The elegant lady, sitting
in a comfortable armchair, nearly blends with the burgher interior background.
The figure and the space are harmonious in the colours of warm shades of a
yellow-golden-brown palette. Although the painting emphasizes the tangible
nature of objects and the figure, we see how realistic details are vanishing,
leaving on the canvass only a colour essence of a familiar atmosphere and inner
longings of the young woman.
Painter Matej Sternen,
among the four Slovenian Impressionists most dedicated to figure painting,
greatly emphasized the drawing, but still believed that it was colour that gave
life to the painting. The woman in the picture is Tončka Gaber, the wife of the
artist’s close and life-long friend Ante Gaber. According to family lore,
Tončka was pregnant while the picture was in the making and since the portrait
took longer than expected, a housemaid posed in Tončka’s clothes, since Tončka
could not bear sitting still for the painter for hours on end.
Portrait of Tončka Gaber
was the painters’ wedding-gift to the couple. Apparently, there were requests
to sell the picture to Vienna, but Ante Gaber was emotionally attached to the
painting and did not want to part with it, which is also a sign of the respect
towards Sternen and their friendship.
Allow Yourself to Feel
Anton Karinger, Mountain Lake (Lago di Fusine) (video)
Anton Karinger (Ljubljana, 1829–1870)
Mountain Lake (Lago di Fusine), 1864
On a lake high in the mountains, the wind is moving from one side to the other, in some places revealing and in others obscuring the view of the nearby peaks. Near the shore, the surface of the lake slightly undulates, while in the quite corner on the left a wooden boat rocks on the water. From the rocks in the centre of the picture birds are descending and circling above the lake. The tension before the storm is accentuated by the sharp contrast between the highlighted and the shadowy parts of the landscape. The atmosphere of electrified air mirrors the mood and emotions of man; the painter’s wonder before an overwhelming grand scene is re-lived by the viewers.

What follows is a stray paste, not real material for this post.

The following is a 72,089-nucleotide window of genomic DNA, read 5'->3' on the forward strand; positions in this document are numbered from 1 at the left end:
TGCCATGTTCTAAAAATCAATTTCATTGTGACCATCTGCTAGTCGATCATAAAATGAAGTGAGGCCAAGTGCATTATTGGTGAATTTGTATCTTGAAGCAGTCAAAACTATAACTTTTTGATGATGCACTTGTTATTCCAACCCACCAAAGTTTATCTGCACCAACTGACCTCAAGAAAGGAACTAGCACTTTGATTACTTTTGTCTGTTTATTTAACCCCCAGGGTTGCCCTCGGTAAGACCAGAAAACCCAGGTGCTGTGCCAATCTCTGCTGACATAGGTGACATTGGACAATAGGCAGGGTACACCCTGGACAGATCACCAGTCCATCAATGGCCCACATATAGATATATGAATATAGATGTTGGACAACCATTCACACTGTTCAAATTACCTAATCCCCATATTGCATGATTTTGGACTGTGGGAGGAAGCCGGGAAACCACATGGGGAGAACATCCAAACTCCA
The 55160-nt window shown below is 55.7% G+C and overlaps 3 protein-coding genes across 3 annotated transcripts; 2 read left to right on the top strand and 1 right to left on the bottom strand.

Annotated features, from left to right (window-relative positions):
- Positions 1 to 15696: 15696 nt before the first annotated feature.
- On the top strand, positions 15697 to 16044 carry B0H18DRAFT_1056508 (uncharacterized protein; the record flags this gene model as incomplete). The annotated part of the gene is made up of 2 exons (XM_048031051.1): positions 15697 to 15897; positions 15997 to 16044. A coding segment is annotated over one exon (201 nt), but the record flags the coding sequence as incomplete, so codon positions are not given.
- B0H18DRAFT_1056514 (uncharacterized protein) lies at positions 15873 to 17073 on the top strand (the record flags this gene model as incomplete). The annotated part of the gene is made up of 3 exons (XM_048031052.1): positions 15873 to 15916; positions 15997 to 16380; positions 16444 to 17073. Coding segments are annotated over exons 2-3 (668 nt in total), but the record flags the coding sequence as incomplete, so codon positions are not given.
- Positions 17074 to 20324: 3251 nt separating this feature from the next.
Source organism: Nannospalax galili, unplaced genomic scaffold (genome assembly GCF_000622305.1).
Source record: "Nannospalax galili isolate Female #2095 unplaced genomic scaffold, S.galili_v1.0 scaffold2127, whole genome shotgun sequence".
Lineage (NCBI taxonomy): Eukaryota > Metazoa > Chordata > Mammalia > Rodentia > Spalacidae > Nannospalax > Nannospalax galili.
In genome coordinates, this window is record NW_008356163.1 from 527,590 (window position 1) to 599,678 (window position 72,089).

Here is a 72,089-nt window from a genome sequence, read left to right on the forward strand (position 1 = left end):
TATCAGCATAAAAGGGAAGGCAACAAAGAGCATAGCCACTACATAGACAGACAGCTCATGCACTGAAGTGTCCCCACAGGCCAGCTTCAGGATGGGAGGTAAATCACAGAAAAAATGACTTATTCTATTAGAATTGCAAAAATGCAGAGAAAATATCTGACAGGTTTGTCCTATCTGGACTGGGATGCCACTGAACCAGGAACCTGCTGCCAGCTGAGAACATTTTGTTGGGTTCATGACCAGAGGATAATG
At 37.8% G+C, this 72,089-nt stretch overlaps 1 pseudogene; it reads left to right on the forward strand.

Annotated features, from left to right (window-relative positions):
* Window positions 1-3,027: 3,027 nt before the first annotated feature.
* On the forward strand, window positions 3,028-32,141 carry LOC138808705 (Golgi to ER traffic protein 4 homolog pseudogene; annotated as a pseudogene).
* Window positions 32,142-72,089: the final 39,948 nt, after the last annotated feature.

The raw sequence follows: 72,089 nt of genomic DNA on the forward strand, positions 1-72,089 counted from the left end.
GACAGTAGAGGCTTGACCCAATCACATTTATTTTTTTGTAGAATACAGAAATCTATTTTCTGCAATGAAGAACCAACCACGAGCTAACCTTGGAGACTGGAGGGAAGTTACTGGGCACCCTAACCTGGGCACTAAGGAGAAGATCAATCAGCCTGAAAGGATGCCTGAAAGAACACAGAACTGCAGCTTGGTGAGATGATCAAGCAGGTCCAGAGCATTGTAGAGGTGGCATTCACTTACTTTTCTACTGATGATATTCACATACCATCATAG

Immediate source material for the oil painting was a watercolour scene of the lake from the same view, only that the work on paper is lighter, with a rainbow across the sky. Both versions depict one of the lakes below Mangart in the immediate vicinity of the tripoint of Italy, Austria and Slovenia.
Anton Karinger dedicated himself to painting only in the last decade of his life, after he retired from the military. He is considered one of the Romantic landscape painters and also had a great sense for the inner world of his contemporaries and was recognized as an excellent portraitist.
Delve into the golden moments of parenthood with Bergant's St Joseph
Fortunat Bergant, St Joseph (video)
Fortunat Bergant (Mekinje near Kamnik, 1721 – Ljubljana, 1769): St Joseph, 1763
oil, canvas, 78 x 63 cm
Highlighted body of small Jesus in a dramatic pose stands out from the dark background, with its kind look directed at us. The naked Child covered with white drapery is pointing his little hand to a blooming lilly, the atribute of St Joseph and a symbol of purity. Also notable is his left sole, turned towards the viewer. To the left of it we see the child's and the parent's hands touching, giving the picture its central emotional emphasis. The direct connection of phyical shelter is enhanced by the love and grace seen in the face of the curly-haired stepfather. While we cannot see Joseph's eyes, we can feel complete parental devoion and love in his smile. This is the purity that allowed Joseph to take care of the Divine child.
Fortunat Bergant was among the most crucial artists of Baroque in Slovenian lands. This year we commemorate the 300th anniversary of Bergant's birth, so the Gallery is dedicating a monographic exhibition to him.
In the Shelter of the Shepherd's pronounced gratefulness to life
Ivan Grohar, The Shepherd (video)
Ivan Grohar (1867 – 1911), The Shepherd
oil, canvas, 73.5 x 85.5 cm
Musem of Modern Art, Ljubljana
The painting is regarded as Grohar's last painting and is supposedly
unfinished. This gives the picture an additional symbolic meaning besides the
traditional motif of the Good Shepherd, reminding us of the finality of our
time on Earth and reaching into the sphere of spirituality.
The figure of the attentive shepherd is anchored in the centre and highlighted